It is an intriguing question whether in the thirteenth century the Icelanders could have kept their independence. Was Snorri’s political programme not feasible? Was the Old Covenant really inevitable? In fact, King Haakon died a year later on an expedition to Scotland. Thus, if the Icelanders had held out one or two more years, then some of the pressure from Norway might have eased off. The Icelanders might however also have had to reduce their total dependence on Norway in matters of foreign trade: the Norwegian king could, and sometimes did, force the Icelanders into obedience by forbidding trade with them. This would by no means have been impossible, as a market for Icelandic stockfish was opening up in Europe. A military expedition to Iceland would also have been problematic: While the island might have been relatively easy to conquer, it would have been difficult to retain. The example of another European country without a king, Switzerland, may be relevant. In 1291, three poor and sparsely populated mountain cantons established the Swiss Commonwealth, Eidgenossenschaft, which in the next few centuries was able to withstand several attempts by royal neighbours to subdue it, slowly expanding and turning into one of the freest, stablest and most prosperous countries in the world. Iceland, alas, followed a different path. Trying to maintain control of the remote island at any cost, the Norwegian, and later Danish, king allied himself with the small and powerful Icelandic landowning class, impeding the development of the potentially profitable fisheries, hindering free trade with other countries and the formation of urban areas. Surrounded by some of the most fertile fishing grounds in the world, for centuries the Icelanders were doomed to poverty and starvation.32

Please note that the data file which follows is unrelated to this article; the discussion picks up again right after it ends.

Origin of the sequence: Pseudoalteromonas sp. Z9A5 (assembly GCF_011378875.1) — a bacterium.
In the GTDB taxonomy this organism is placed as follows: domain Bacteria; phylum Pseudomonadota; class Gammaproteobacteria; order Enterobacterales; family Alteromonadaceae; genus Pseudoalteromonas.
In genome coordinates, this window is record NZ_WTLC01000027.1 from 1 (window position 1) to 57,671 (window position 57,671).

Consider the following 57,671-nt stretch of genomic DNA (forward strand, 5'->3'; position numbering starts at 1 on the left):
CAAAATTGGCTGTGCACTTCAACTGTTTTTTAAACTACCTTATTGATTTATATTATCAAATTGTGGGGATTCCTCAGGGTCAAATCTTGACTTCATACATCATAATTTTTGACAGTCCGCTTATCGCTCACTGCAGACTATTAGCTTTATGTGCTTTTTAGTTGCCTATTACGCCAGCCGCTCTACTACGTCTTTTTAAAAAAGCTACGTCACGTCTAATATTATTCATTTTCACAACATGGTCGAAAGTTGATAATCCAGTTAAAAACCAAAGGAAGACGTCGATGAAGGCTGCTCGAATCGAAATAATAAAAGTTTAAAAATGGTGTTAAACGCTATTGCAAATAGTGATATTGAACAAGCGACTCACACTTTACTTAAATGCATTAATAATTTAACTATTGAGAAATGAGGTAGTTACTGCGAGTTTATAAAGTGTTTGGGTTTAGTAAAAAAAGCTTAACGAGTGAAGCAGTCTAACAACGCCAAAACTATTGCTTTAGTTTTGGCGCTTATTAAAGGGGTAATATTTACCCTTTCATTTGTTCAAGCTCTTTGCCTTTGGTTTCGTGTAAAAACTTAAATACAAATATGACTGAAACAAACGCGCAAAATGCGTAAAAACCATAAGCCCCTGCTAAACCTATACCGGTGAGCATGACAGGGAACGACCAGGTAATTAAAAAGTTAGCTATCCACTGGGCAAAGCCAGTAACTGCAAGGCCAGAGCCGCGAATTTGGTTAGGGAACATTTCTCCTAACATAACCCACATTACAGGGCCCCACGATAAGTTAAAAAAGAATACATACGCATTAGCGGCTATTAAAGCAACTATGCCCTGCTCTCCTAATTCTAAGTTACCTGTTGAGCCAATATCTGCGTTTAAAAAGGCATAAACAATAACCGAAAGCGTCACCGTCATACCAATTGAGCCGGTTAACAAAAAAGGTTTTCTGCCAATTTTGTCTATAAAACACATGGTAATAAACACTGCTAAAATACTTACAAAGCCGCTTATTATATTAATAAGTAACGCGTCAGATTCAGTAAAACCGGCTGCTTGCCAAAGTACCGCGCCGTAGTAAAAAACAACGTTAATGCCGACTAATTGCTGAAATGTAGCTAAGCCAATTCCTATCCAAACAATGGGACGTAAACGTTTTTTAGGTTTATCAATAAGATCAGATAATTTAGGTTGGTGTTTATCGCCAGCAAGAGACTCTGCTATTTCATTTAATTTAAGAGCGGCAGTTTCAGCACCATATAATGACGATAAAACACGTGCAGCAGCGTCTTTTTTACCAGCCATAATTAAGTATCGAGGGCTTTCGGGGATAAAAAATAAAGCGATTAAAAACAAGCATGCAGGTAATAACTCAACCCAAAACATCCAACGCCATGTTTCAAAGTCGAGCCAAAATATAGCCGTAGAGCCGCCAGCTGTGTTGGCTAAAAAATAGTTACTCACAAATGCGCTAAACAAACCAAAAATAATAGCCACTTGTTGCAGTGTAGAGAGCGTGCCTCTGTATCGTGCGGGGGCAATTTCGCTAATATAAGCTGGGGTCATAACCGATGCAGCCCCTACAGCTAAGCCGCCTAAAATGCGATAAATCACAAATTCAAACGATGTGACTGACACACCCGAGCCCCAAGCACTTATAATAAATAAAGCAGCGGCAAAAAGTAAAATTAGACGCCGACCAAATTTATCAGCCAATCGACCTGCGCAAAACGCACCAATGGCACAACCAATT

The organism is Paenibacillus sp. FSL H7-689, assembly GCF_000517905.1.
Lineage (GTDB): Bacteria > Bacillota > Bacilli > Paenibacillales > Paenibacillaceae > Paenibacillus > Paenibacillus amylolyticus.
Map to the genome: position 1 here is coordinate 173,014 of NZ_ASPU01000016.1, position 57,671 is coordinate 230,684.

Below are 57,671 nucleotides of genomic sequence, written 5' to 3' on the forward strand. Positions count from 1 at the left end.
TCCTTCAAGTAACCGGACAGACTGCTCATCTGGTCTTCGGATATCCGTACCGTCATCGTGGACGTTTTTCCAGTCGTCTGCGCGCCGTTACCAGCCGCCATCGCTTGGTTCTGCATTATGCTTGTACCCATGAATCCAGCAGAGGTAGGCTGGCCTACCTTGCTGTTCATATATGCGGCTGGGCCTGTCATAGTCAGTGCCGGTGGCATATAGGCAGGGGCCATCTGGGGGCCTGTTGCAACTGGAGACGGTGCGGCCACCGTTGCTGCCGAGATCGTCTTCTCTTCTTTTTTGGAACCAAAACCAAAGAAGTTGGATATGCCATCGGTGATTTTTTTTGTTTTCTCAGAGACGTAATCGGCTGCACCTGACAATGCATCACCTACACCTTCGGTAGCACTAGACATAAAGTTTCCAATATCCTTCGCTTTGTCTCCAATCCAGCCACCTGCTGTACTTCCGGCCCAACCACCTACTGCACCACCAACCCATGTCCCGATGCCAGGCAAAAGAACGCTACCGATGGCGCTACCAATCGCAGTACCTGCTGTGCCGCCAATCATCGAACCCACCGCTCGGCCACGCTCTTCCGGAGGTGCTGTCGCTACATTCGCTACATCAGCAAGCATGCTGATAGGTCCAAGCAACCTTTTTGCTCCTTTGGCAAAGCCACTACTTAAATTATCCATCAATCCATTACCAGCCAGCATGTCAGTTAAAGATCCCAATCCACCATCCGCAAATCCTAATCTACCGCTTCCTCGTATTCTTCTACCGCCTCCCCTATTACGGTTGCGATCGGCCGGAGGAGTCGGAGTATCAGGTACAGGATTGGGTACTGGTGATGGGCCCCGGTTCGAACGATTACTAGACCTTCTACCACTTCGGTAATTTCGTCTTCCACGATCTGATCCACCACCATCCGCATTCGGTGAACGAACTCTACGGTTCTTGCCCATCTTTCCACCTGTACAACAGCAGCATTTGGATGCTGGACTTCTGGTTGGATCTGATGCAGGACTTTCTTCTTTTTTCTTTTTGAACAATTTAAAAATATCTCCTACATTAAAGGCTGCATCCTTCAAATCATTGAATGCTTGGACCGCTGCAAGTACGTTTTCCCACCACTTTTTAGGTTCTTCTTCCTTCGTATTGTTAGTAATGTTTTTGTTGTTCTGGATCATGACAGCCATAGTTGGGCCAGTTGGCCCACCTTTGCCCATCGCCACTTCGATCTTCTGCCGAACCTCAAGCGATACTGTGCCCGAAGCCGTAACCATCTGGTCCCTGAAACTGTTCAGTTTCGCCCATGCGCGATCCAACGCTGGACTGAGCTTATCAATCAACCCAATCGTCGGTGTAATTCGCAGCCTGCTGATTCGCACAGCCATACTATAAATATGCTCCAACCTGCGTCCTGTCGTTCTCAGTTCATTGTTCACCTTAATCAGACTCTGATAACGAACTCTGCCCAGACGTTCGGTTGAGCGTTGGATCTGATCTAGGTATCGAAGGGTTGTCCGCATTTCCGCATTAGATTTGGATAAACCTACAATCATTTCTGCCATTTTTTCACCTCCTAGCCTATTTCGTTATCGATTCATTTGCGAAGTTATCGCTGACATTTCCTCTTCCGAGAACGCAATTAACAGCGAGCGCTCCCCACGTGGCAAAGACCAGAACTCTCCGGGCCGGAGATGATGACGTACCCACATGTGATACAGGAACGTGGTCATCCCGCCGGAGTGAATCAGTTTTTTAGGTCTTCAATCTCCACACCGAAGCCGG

Egil’s Saga: An Assertive Individual Against a King

Snorri Sturluson was an accomplished writer, as Egil’s Saga, his biography of—or perhaps historical novel about—his forefather, Egil Skallagrimsson, also shows. The saga has two main themes. One of them is the feud between Egil’s family and the Norwegian royal family after the conquest of Norway by Harold Finehair. The canny old Norwegian landowner Kveldulf refuses both to support and to oppose the new king, but advises his two sons, Thorolf and Grim, against serving him. Thorolf nevertheless decides to join the king’s force. While Thorolf proves a valient fighter, his enemies spread slander about him. King Harold Finehair believes them and dismisses him. Two of the king’s men seize a ship belonging to Thorolf, and he reciprocates by pillaging their farm and killing their brothers. The king subsequently has Thorolf killed. Kveldulf and Grim ask the king for compensation, but when Grim refuses to join him at the court, the king angrily rejects their request. In 891, father and son decide to emigrate to Iceland, but on the way they take revenge for Thorolf by killing some of the king’s men. Kveldulf dies at sea, but Grim establishes a big farm at Borg. He is totally bald and is therefore called Skallagrim in Icelandic (skalli means bald head). He has two sons, Thorold and Egil. As a young man, Thorolf Skallagrimsson decides to visit old friends of the family in Norway and then to become a viking. He fights under King Harold’s son, Eric Blood-Axe, and briefly returns to Iceland in 926. When Thorolf returns to Norway in 927, Egil who is now 17 years old accompanies him. He is big, strong and assertive and has already started to compose poems. He runs into King Eric in a place called Atli’s Isle, and manages in a drunken browl to kill the king’s steward, and during his subsequent flight from the place he kills or maims three more of the king’s men. While the king eventually accepts compensation for his men, he orders Egil to leave Norway. After participating in some viking raids, Thorolf and Egil go to England and join the force of King Athelstan. At a battle between English and Scottish forces in 937, Thorolf is killed.